• Abundance;
  • developmental stability;
  • fluctuating asymmetry;
  • habitat suitability;
  • position within the range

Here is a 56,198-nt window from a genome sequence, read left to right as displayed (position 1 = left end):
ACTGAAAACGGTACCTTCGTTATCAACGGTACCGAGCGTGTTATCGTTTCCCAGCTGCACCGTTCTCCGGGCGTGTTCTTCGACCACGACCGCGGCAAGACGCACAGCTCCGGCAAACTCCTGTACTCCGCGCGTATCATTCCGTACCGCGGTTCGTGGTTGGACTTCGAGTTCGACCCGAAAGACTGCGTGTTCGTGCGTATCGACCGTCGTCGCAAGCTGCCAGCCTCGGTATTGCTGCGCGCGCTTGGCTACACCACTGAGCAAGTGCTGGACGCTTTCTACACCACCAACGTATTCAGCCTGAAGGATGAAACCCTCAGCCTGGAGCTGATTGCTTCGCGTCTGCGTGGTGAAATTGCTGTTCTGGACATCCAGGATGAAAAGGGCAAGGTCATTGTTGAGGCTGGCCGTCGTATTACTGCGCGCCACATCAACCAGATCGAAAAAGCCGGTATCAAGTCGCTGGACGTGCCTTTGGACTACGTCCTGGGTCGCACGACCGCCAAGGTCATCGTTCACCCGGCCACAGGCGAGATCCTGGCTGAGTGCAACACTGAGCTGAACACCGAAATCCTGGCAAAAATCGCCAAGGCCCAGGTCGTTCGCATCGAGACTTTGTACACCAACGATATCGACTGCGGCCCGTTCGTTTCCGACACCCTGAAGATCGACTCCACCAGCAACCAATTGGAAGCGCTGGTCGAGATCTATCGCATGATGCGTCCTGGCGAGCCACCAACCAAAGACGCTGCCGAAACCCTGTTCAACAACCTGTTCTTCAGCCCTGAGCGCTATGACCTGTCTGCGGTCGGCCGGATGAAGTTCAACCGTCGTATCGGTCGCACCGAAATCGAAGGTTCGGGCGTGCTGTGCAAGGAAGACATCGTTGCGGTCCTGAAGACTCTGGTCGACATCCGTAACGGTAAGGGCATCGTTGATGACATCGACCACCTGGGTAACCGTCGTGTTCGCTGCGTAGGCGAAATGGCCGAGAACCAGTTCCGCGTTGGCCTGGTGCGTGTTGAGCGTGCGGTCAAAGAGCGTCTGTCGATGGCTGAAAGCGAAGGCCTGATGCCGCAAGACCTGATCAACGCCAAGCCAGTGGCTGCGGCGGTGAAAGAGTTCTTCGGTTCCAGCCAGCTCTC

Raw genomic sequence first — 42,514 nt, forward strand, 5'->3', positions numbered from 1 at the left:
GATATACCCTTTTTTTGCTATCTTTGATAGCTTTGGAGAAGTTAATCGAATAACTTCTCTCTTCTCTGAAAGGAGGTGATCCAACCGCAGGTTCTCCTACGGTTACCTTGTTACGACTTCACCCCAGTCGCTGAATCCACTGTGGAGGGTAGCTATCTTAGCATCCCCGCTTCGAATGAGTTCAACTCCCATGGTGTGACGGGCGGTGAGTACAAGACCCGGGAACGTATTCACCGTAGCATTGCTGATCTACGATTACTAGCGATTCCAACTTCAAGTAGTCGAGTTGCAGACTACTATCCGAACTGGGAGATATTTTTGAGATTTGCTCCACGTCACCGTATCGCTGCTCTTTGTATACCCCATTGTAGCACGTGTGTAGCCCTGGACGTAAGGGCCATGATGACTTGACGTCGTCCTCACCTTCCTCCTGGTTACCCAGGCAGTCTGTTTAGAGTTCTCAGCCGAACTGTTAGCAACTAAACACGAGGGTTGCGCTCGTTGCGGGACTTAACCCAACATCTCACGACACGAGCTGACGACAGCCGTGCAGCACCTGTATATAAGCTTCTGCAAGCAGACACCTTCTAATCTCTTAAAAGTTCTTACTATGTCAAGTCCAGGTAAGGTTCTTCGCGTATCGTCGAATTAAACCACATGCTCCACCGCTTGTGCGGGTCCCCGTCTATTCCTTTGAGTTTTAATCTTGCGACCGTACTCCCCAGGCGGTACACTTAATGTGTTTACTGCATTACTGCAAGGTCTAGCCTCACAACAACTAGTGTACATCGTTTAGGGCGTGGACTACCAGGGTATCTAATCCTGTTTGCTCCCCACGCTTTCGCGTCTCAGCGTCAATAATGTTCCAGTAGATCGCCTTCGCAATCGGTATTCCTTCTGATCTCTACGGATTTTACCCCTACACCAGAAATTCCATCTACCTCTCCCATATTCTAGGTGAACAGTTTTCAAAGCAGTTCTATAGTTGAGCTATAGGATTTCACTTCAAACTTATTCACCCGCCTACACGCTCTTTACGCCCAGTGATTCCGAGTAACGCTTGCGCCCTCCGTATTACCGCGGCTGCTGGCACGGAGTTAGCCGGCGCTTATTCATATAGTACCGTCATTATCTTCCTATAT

A central question in ecology is how individual fitness interacts with the spatial variation in population density and habitat characteristics across species’ ranges. We used fluctuating asymmetry (FA) as a measure of developmental stability (DS) in individuals of Tyrannus forficatus to estimate the suitability of sites of varying abundance and position within the species’ range. FA in the inner-tail feathers of males and females is not spatially correlated across the species’ range. FA in males increases towards the centre of the range and is not correlated with abundance. FA in females is not correlated with position in the range or abundance. Our results suggest that optimal sites are found throughout the range of the species, whereas suboptimal sites are mainly found towards the centre of the range. Additionally, our results suggest that abundance may not reflect the suitability of sites across species’ ranges.